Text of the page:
Technology has given a wide range of entities complete access to a greater number of payments options at a lower cost than ever before. Deutsche Bank's response: to innovate and to build scale.
"As elements of commoditization creep into this business, you're seeing more and more financial institutions cherry-pick where they want to play and where they don't want to play," says Harold Young, global head of high value payments, global cash management, Deutsche Bank (Frankfurt, EUR 803 billion in assets). "We've got the scale, we've got the volume and we've got the footprint that allows us to take a global proposition to the market."
These days, a bank's proposition has to include more than simply managing the pipes between corporate clients and their trading partners. Since corporations can transact among themselves via payments clubs and similar mechanisms, treasury services businesses have had to adapt. "As SWIFT [Society for Worldwide Interbank Financial Telecommunication], starts to insinuate itself into the corporate community with the introduction of closed user groups and FileAct capabilities, it really takes out of the banks' hands the access channels that were a key lock-in point up until now," says Young.
Furthermore, banks are the ones being asked to provide corporations with access to the same capabilities, which is causing them to rethink their business strategies. "It has put the banks in the position of having to react to expectations that SWIFT has raised in the market for these capabilities - but they don't have to deliver it themselves," says Young. "That's creating a curious dynamic - 'Go get your bank to do all the heavy lifting.' "
Nevertheless, the business of banking is about far more than just payments. "Behind the transactional business, there's always the need for intra-day credit, liquidity and access to foreign exchange markets," Young says. And if it's heavy-lifting the market wants, then that's what it will get.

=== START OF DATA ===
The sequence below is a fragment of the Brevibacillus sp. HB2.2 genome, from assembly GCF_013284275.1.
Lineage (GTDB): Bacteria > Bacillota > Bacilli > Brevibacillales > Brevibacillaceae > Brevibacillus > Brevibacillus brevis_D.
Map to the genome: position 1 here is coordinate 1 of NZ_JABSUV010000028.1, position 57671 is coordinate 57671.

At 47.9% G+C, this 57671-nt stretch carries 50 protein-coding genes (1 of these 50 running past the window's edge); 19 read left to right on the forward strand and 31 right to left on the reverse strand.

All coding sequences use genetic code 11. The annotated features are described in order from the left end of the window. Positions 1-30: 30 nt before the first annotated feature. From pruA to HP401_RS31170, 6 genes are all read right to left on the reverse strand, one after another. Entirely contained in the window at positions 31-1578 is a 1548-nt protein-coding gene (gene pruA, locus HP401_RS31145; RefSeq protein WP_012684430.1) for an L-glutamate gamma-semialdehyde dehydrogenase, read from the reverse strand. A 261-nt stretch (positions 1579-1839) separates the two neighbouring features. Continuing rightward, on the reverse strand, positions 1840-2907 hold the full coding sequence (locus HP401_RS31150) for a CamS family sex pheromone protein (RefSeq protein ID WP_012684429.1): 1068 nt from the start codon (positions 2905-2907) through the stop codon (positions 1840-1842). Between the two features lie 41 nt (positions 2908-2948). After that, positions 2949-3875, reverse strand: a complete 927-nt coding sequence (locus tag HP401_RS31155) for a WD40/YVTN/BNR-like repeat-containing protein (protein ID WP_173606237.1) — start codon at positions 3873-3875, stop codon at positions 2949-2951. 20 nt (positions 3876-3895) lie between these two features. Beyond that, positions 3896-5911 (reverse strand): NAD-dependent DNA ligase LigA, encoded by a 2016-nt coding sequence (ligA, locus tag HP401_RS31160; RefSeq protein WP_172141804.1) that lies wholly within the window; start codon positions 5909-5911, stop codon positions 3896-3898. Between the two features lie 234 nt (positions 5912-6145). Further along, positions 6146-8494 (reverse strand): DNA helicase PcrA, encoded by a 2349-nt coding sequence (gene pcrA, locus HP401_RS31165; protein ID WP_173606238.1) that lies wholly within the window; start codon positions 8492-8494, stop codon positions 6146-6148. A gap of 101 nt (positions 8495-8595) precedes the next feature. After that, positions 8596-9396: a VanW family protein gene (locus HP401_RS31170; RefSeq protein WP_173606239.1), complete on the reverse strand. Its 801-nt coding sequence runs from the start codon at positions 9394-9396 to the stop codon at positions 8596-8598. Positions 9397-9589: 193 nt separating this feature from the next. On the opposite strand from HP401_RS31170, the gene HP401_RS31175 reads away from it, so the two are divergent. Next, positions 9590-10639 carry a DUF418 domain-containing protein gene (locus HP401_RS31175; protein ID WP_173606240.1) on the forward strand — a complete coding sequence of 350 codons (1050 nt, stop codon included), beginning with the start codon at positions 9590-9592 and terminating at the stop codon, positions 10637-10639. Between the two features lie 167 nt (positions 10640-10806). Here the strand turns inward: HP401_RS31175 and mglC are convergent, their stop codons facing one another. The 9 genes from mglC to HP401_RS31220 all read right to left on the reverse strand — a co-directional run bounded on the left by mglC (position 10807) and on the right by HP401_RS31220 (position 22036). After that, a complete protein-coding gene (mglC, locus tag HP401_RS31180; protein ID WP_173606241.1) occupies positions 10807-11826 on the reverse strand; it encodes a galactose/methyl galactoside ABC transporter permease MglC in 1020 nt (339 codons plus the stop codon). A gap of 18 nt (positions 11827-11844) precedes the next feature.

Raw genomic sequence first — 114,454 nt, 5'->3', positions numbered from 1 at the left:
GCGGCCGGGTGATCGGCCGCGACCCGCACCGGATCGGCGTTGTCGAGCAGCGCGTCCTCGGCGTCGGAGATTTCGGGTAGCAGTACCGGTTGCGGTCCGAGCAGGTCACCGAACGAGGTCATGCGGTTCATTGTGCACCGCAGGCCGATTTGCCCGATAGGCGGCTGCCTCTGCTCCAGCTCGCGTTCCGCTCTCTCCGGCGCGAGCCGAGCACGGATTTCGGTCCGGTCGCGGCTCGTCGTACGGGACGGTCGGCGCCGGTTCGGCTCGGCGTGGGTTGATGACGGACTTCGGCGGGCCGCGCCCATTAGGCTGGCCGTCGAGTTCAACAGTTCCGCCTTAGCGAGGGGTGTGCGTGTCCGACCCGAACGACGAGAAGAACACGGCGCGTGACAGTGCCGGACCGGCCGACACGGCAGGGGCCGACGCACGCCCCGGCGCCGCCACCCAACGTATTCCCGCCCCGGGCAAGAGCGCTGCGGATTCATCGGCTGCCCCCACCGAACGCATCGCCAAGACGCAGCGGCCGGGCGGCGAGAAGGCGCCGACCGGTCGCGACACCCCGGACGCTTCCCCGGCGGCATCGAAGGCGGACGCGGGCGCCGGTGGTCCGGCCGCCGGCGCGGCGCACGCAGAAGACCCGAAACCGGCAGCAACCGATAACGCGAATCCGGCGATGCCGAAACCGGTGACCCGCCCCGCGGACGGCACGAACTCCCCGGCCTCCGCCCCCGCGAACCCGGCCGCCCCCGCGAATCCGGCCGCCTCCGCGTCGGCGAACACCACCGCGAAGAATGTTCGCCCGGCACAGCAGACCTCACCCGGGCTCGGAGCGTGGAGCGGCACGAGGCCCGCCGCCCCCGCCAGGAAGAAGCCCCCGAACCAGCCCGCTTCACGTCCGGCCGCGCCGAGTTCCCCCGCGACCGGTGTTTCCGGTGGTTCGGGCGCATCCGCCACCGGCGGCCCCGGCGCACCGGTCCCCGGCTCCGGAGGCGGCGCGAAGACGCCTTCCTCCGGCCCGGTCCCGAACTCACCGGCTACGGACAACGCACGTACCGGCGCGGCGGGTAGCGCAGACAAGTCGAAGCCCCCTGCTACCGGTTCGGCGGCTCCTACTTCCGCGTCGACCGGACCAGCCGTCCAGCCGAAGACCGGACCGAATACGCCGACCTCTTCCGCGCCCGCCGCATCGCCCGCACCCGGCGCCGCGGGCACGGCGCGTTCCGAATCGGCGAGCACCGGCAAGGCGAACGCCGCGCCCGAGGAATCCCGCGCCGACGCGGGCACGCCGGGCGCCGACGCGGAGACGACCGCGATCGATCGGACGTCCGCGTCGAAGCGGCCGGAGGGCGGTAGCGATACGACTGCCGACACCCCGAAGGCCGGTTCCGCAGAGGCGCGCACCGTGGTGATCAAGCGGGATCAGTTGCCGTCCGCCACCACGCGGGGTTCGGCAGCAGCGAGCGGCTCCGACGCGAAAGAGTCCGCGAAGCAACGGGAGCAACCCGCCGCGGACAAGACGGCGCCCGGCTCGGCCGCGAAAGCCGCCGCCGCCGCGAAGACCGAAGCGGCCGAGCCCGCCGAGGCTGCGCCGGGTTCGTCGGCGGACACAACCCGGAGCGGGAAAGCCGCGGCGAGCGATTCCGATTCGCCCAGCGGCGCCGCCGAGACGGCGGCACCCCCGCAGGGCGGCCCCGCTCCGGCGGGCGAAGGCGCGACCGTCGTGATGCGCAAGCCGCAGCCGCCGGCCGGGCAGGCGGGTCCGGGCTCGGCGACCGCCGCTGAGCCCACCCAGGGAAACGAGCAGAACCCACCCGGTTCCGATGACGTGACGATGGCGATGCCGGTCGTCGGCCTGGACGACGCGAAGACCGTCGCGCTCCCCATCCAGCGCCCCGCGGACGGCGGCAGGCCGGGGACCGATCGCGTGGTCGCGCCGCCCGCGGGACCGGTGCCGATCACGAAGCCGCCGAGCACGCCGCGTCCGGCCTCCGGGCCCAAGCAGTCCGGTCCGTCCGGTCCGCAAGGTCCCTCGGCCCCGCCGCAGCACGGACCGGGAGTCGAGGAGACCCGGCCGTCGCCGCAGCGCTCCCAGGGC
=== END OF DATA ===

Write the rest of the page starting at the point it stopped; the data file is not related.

By the end of 2004, Deutsche Bank intends to have completed its Money Transfer New Architecture (MTNA), the culmination of a 15-month revamping of its payments processing system and global messaging platform. The result will be a single system for Deutsche Bank's entire global footprint. "This allows Deutsche Bank to have the same system supporting all of its payments activity everywhere we do payments activity around the world. It affords us tremendous efficiencies and expense savings in terms of rolling out new products, time-to-market around new products, and having consistency so that systems look the same around the globe," says Young. "That's a pretty formidable competitive edge," he contends.
Honing a Keen Edge
Even though restrictions on banks' ability to hold accounts denominated in currencies other than the U.S. dollar were lifted some time ago, banks have been slow to take advantage of the increased leeway. "Many of the banks have continued to [operate] on a dollar-only basis because their legacy processing platforms and the systems they've linked into have been single-flavor, U.S. dollar," says Young.
Other innovations in the pipeline include "conditional payments" that can be triggered based on account positions, credit amounts, payments from a given counterparty or any other related criteria. "For instance, I may be waiting for settlement of a divestiture; maturity of funds that I have invested in either a long-term or short-term investment vehicle; or payment from a specific vendor to pay a specific supplier, where there's a three-way relationship between the vendor, the corporation and the supplier," Young explains.
Upon meeting pre-established conditions, these types of transactions can be handled automatically, with neither intervention nor delay. Such capabilities will also support the creation of corporate financing deal structures operating at unprecedented speed, says Young.
In addition, Deutsche Bank will provide enhanced capabilities on the information and reporting side, such as "counterparty behavior" reports and better assessments of days sales outstanding (DSO), "one of the primary vectors of managing working capital with precision," says Young.